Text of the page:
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How Effective is Sponge Sampling for Removing Bacteria from Beef Carcasses?

Citation

Seager, T and Tamplin, ML and Lorimer, M and Jenson, I and Sumner, JL, How Effective is Sponge Sampling for Removing Bacteria from Beef Carcasses?, Food Protection Trends:, 30, (6) pp. 336-339. ISSN 1541-9576 (2010) [Refereed Article]


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Copyright Statement

Copyright 2010, International Association for Food Protection

Official URL: http://www.foodprotection.org/publications/food-pr...

Abstract

Removal of bacteria by sponging carcass surfaces is a common, non-destructive sampling method. The proportion of bacteria removed by sponging was measured as a percentage of those on the sponge plus those on the excised carcass surface beneath the sponged area. For a total of ten experienced operators working at five abattoirs, the mean proportion of bacteria removed at each site was 39.1% (rump), 39.9% (flank) and 33.7% (brisket). The standard deviation at each site was relatively high (28.5, 21.3 and 17.4%, respectively), reflecting the wide variation of recovery among operators (2.393.1%). To determine the proportion that could be removed by continued sponging, numbers of bacteria were counted after each of five sequential spongings, together with those remaining on the excised site after homogenizing of tissue by stomaching. The proportion of bacteria recovered by sequential sponging varied between 11.1 and 97.4% and, with one exception, larger proportions were recovered from the first sponge. The present study demonstrates that sponge sampling, while convenient, is a highly variable means of removing bacteria for enumeration.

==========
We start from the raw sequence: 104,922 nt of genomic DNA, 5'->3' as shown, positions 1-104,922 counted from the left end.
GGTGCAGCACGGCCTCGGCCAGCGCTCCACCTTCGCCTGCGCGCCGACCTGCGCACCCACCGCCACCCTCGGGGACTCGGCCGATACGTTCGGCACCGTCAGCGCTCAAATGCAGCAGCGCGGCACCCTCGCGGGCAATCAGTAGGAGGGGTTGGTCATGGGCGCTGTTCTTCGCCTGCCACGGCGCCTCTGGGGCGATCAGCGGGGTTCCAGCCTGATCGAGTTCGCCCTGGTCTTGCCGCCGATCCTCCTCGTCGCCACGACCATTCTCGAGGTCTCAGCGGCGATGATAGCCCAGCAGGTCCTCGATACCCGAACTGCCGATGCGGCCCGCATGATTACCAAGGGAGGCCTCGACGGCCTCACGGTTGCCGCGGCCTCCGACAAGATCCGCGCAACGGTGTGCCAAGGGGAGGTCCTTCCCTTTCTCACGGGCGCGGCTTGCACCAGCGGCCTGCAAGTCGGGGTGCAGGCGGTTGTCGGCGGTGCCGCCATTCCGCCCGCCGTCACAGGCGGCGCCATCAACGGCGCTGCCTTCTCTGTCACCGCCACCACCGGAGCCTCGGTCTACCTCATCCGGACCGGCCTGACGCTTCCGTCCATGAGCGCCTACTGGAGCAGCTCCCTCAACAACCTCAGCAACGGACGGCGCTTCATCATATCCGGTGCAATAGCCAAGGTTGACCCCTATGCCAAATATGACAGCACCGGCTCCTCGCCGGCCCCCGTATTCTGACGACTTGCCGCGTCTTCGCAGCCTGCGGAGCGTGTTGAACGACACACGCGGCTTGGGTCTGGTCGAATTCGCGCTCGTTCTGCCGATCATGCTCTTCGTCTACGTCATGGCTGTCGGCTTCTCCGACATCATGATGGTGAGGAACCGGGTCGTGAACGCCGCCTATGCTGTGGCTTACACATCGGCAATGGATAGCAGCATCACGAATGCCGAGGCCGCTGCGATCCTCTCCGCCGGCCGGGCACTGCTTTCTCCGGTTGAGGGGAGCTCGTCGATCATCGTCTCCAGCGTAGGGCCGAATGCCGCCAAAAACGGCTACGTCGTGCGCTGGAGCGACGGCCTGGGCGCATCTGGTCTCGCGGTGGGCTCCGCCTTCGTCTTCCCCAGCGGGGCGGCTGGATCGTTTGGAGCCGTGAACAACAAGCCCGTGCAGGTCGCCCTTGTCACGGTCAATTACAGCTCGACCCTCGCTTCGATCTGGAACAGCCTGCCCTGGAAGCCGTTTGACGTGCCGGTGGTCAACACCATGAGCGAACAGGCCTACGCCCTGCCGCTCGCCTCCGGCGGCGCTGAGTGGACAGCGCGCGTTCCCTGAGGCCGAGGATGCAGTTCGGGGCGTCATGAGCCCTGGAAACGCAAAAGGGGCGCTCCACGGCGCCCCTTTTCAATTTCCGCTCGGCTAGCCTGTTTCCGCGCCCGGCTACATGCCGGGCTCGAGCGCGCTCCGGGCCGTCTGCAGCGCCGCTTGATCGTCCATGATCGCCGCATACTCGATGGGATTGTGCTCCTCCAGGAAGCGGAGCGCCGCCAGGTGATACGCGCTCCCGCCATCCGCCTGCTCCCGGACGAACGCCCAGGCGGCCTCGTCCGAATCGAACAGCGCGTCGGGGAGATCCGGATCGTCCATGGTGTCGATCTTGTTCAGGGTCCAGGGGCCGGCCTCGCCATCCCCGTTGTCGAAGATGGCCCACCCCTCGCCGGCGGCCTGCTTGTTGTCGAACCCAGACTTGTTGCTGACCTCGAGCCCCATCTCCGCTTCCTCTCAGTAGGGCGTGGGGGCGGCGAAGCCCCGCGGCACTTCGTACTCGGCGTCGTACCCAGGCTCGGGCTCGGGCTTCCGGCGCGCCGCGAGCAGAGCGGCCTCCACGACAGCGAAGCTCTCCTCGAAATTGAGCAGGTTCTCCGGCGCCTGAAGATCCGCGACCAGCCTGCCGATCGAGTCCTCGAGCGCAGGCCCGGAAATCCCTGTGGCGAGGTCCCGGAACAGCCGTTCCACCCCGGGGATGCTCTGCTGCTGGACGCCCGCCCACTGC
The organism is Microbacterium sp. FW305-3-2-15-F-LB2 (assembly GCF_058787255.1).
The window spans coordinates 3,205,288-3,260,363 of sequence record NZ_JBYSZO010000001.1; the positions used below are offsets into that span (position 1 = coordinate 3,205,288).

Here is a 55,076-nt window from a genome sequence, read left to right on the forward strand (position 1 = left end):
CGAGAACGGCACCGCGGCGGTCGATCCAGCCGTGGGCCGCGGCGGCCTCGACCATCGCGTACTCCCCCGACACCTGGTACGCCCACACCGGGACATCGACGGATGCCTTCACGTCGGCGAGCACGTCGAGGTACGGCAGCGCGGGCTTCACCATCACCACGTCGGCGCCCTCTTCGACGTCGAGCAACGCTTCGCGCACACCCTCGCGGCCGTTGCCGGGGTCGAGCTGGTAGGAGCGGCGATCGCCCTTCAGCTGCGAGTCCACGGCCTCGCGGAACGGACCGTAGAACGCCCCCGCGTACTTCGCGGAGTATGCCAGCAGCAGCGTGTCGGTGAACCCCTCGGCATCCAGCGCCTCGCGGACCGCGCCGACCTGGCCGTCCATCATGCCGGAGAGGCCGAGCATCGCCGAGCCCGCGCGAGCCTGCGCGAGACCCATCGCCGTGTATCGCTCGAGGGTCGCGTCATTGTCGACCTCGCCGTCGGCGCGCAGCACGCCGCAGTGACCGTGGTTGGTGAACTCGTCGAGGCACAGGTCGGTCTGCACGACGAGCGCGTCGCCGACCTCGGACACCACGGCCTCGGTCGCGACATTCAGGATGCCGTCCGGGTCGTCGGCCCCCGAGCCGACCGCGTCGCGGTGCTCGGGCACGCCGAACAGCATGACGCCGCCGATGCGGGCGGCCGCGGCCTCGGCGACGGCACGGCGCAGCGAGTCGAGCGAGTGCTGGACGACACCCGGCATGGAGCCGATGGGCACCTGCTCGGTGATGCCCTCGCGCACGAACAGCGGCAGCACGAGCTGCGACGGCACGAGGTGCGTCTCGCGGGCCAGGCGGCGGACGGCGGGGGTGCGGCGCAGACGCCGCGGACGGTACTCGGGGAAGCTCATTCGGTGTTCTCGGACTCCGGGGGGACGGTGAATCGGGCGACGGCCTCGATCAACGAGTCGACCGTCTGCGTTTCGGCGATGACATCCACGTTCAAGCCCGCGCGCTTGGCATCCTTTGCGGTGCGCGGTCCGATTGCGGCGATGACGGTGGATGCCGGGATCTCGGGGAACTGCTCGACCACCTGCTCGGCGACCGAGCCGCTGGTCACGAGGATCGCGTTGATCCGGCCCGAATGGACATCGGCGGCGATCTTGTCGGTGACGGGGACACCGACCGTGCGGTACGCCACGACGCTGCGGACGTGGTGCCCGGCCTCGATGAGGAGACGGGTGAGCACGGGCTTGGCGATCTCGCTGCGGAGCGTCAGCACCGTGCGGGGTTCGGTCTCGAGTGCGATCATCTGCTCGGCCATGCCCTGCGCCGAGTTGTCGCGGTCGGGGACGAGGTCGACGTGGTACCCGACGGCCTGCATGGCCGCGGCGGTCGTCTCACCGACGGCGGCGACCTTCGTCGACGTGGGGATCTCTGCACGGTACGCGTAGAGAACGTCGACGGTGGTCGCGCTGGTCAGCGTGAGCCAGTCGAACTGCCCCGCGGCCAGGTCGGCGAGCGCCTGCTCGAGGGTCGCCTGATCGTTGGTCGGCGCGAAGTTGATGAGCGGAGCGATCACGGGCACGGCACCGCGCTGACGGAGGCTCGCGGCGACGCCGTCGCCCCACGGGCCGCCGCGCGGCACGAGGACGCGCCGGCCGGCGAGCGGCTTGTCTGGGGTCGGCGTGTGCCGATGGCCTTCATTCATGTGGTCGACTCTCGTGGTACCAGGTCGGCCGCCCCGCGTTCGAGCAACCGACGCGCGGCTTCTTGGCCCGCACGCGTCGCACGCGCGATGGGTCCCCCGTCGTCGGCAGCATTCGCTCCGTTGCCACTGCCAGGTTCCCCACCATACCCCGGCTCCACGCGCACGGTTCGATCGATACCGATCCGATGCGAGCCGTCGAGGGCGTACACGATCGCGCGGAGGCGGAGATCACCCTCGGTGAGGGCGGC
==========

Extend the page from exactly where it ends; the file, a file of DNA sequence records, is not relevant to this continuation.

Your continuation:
Item Details

Item Type:Refereed Article
Research Division:Engineering
Research Group:Food Sciences
Research Field:Food Packaging, Preservation and Safety
Objective Division:Manufacturing
Objective Group:Processed Food Products and Beverages (excl. Dairy Products)
Objective Field:Processed Meat Products
Author:Seager, T (Mr Trenton Seager)
Author:Tamplin, ML (Professor Mark Tamplin)
Author:Sumner, JL (Dr John Sumner)
ID Code:77411
Year Published:2010
Deposited By:Agricultural Science
Deposited On:2012-04-11
Last Modified:2017-04-11
Downloads:0

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